Look at the frequency of some events: the gamma waves that synchronize the thalamus and large parts of the cortex happen between 25 and 100 times per second but typically near 40; the saccadic eye vibrations happen between 30 and 70 times per second; the flicker rate of movie projectors that makes the picture stable is between 48 and 72 times per second. This makes one guess that there is a good probability that the discontinuous nature of the ‘frames’ from the eye, from a movie screen and from consciousness all have the same timing centered on about 50 Hz. A group has now shown that the focus of attention shifts about 18 to 34 times a second and averages about 25 Hz. It looks like two frames per focus.
This attention timing is reported by ScienceDaily (here) in an item on a paper by T. Buschman and E. Miller.
You’re meeting a friend in a crowded cafeteria. Do your eyes scan the room like a roving spotlight, moving from face to face, or do you take in the whole scene, hoping that your friend’s face will pop out at you? And what, for that matter, determines how fast you can scan the room?…. you are more likely to scan the room, jumping from face to face as you search for your friend. In addition, the timing of these jumps appears to be determined by waves of activity in the brain that act as a clock. …the study showed that brain waves act as a kind of built-in clock that provides a framework for shifting attention from one location to the next. … Buschman found that the spotlight of the mind’s eye shifted focus at 25 times a second and that this process of switching was regulated by brain waves. …the speed at which the animals searched was related to the speed of their brain waves. When the clock ticked faster, the animals “thought” faster.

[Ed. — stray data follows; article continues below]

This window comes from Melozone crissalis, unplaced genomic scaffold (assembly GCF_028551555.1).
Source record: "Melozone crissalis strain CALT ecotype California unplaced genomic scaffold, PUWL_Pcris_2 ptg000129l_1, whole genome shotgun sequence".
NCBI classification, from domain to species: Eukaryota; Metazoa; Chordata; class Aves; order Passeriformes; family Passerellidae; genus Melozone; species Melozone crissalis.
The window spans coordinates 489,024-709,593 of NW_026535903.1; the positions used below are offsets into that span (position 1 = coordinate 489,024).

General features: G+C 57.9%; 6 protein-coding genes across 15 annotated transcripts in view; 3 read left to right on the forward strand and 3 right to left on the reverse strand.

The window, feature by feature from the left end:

The paper’s summary is below:
Attention regulates the flood of sensory information into a manageable stream, and so understanding how attention is controlled is central to understanding cognition. Competing theories suggest visual search involves serial and/or parallel allocation of attention, but there is little direct, neural evidence for either mechanism. Two monkeys were trained to covertly search an array for a target stimulus under visual search (endogenous) and pop-out (exogenous) conditions. Here, we present neural evidence in the frontal eye fields (FEF) for serial, covert shifts of attention during search but not pop-out. Furthermore, attention shifts reflected in FEF spiking activity were correlated with 18–34 Hz oscillations in the local field potential, suggesting a “clocking” signal. This provides direct neural evidence that primates can spontaneously adopt a serial search strategy and that these serial covert shifts of attention are directed by the FEF. It also suggests that neuron population oscillations may regulate the timing of cognitive processing.